From Renaissance Masters to Impressionist Visionaries

Dona Isabel de Porcel, Francisco de Goya, Before 1805
Boy Bitten by a Lizard, Caravaggio, About 1594-1595
Long Grass with Butterflies, Vincent van Gogh, 1890
Portrait of a Lady, Titian, About 1510-1512
Portrait of Archbishop Fernando de Valdes, Diego Velazquez, 1640-1645
Portrait of Charles William Lambton (The Red Boy), Sir Thomas Lawrence, 1825
Self Portrait at the Age of 63, Rembrandt van Rijn, 1669
Bowl of Fruit and Tankard before a Window, Paul Gauguin, Probably 1890
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The Hong Kong Palace Museum’s From Botticelli to Van Gogh: Masterpieces from the National Gallery, London is a showcase of 52 masterpieces spanning over 400 years of Western art history, from the Renaissance (1450-1650) to Post-Impressionism (1886-1905).

Sir Thomas Lawrence – Portrait of Charles William Lambton

As you enter, the atmosphere is set by reflective sea light on the walls and the harmonious melodies of the Hong Kong Philharmonic Orchestra. The first section features Sir Thomas Lawrence’s Portrait of Charles William Lambton, a poignant introduction to the exhibition. This young boy, nicknamed The Red Boy for his crimson attire, gazes at the moonlit sea, symbolising the fleeting nature of life.

Sassoferrato – The Virgin in Prayer

Divine and sacred imagery is a central tool for spreading Christian teachings. The Virgin in Prayer by exemplifies this, with its limited yet vibrant colours and the luminous figure of Mary depicted against a dark backdrop. Donning an ultramarine robe, she embodies divinity and the growing focus on personal devotion during the 16th century.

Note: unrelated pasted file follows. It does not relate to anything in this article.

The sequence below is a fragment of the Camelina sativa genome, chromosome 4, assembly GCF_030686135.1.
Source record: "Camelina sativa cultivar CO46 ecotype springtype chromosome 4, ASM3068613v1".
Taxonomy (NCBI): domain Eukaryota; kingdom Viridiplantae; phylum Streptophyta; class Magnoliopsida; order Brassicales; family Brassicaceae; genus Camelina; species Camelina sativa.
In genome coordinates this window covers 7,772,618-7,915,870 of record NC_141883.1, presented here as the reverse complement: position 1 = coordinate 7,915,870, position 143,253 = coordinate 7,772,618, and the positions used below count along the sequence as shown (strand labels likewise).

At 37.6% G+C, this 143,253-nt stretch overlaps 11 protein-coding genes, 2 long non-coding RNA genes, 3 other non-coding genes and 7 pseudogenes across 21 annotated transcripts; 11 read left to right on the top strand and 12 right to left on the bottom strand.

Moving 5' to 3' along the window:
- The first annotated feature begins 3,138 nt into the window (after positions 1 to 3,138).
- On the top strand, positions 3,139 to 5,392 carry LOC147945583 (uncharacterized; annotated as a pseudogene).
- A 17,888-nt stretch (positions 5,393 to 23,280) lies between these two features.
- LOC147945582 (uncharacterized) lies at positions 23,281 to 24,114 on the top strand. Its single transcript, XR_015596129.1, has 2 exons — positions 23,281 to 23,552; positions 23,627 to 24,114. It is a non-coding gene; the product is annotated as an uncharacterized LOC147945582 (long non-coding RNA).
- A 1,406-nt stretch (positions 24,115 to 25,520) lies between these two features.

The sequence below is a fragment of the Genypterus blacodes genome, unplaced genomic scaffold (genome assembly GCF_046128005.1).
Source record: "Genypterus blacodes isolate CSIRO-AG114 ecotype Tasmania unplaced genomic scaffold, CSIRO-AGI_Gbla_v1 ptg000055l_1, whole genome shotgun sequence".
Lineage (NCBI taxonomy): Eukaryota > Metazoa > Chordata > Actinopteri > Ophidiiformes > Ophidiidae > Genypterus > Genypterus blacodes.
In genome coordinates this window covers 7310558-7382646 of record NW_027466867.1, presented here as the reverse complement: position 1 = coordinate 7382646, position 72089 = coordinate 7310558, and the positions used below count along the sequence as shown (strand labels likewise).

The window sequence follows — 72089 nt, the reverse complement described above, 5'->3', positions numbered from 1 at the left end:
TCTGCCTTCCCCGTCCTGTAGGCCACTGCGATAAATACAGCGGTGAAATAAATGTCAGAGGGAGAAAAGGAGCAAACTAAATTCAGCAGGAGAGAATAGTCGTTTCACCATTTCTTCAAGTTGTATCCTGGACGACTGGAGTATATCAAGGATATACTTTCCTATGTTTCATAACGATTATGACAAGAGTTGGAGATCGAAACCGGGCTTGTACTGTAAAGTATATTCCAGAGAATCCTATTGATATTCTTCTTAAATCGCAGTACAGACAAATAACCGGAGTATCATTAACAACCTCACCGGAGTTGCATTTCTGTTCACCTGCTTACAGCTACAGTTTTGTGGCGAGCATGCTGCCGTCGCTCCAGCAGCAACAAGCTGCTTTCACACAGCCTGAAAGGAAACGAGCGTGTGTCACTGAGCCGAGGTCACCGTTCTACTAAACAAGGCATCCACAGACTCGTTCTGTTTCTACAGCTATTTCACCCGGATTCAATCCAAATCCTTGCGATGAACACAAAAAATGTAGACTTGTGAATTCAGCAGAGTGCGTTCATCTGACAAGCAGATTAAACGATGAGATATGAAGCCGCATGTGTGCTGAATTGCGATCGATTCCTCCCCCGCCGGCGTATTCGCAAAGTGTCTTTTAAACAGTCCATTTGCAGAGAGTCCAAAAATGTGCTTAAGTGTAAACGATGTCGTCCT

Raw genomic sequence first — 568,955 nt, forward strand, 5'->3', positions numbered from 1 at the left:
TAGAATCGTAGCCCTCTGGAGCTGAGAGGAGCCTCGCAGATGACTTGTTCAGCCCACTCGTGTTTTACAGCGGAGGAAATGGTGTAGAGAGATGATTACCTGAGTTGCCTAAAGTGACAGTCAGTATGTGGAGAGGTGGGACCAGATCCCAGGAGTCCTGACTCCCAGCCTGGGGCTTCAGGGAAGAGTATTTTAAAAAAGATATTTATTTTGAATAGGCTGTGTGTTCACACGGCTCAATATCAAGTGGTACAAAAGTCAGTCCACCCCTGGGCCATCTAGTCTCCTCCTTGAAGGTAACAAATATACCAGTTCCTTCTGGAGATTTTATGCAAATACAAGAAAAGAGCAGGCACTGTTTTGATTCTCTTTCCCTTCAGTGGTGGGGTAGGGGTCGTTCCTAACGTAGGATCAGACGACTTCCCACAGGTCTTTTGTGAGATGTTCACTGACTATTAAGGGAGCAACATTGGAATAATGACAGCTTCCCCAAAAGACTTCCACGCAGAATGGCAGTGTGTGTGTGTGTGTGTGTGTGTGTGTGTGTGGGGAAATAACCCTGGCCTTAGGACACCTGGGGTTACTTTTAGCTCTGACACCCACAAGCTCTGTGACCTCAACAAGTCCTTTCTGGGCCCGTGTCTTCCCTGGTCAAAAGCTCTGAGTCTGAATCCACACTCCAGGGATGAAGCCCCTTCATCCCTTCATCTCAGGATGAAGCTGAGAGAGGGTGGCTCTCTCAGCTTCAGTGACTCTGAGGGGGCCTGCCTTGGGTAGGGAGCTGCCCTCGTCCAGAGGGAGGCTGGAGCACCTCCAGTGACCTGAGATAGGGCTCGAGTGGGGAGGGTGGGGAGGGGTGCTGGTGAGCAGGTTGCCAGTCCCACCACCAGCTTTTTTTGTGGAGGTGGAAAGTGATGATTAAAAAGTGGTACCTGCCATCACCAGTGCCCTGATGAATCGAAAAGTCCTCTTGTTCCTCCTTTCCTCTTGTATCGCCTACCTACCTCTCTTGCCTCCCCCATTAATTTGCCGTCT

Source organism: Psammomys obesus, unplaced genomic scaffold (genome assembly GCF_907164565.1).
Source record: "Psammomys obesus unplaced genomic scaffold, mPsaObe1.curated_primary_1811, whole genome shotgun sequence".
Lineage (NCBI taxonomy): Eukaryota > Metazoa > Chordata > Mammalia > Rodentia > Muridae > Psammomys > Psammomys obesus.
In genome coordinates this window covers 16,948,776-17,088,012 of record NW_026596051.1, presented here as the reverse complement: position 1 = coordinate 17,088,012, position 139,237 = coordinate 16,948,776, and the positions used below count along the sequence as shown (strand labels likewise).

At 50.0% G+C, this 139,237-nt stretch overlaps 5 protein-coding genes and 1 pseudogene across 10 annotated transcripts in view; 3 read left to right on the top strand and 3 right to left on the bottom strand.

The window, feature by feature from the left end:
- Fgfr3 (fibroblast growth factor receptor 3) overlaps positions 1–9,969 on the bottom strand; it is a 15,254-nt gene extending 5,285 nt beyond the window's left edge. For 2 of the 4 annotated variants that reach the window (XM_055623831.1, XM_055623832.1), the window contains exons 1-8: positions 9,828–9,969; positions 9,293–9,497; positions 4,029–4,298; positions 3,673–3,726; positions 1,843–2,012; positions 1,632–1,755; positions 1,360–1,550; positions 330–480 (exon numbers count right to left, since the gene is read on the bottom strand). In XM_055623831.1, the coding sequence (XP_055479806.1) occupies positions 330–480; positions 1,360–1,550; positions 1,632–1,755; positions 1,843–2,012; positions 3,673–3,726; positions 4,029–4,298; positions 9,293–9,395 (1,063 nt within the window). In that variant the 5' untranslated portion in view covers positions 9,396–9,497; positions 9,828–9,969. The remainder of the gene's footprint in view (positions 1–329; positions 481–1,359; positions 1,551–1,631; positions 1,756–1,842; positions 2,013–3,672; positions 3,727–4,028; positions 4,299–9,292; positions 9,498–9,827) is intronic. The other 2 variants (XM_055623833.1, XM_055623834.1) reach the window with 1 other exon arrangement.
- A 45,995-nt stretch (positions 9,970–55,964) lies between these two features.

Correggio – Venus with Mercury and Cupid

Next, encounter captivating works inspired by ancient myths. Correggio’s Venus with Mercury and Cupid showcases love and familial tenderness through the gentle brushstrokes and figures bathed in light and shadow. The composition forms a subtle heart shape, emphasising the artist’s masterful skill in creating a visually harmonious and emotionally resonant scene.

Beuckelaer – The Four Elements: Fire

Beuckelaer’s realistic scenes of daily life, like in The Four Elements: Fire, portray the contradictions of the era. While bustling servants prepare a lavish feast, a man indulges in leisure. This juxtaposition reflects the abundance and wealth of the time alongside a subtle religious message by including a biblical scene.

Rembrandt – Self-Portrait at the Age of 63

Intimate portraits are the focus of the next section. From miniatures to life-sized portraits, these works capture individual essence. Rembrandt’s Self-Portrait at the Age of 63 stands out, defying the idealisation of beauty and power. He presents himself weathered by time, yet his eyes still hold a spark of passion, signifying his dedication to artistic innovation and truth.

John Constable – Stratford Mill

Transitioning from figures to landscapes, encounter Constable’s Stratford Mill, a prime example of pastoral painting. This monumental work depicts a serene scene by the River Stour, showcasing the artist’s mastery of capturing the atmosphere and his connection to the English countryside.

Pierre-Auguste Renoir – A Bather

The exhibition concludes with the shift in artistic expression during the Industrial Revolution. Renoir’s A Bather deviates from his usual style, reflecting the influence of his encounter with traditional values and Rococo aesthetics. This painting seamlessly blends classical elements with modern sensibilities.

Before exiting, explore the Discover the Secrets of Paintings section. This interactive display showcases the materials used by artists and the scientific techniques employed to understand and conserve these masterpieces.

From Botticelli to Van Gogh offers a captivating journey through time, celebrating not just the artworks but also the stories and artistic expressions hidden within each canvas.

Text Shek Man / Photo by Shek Man & Cammy Yiu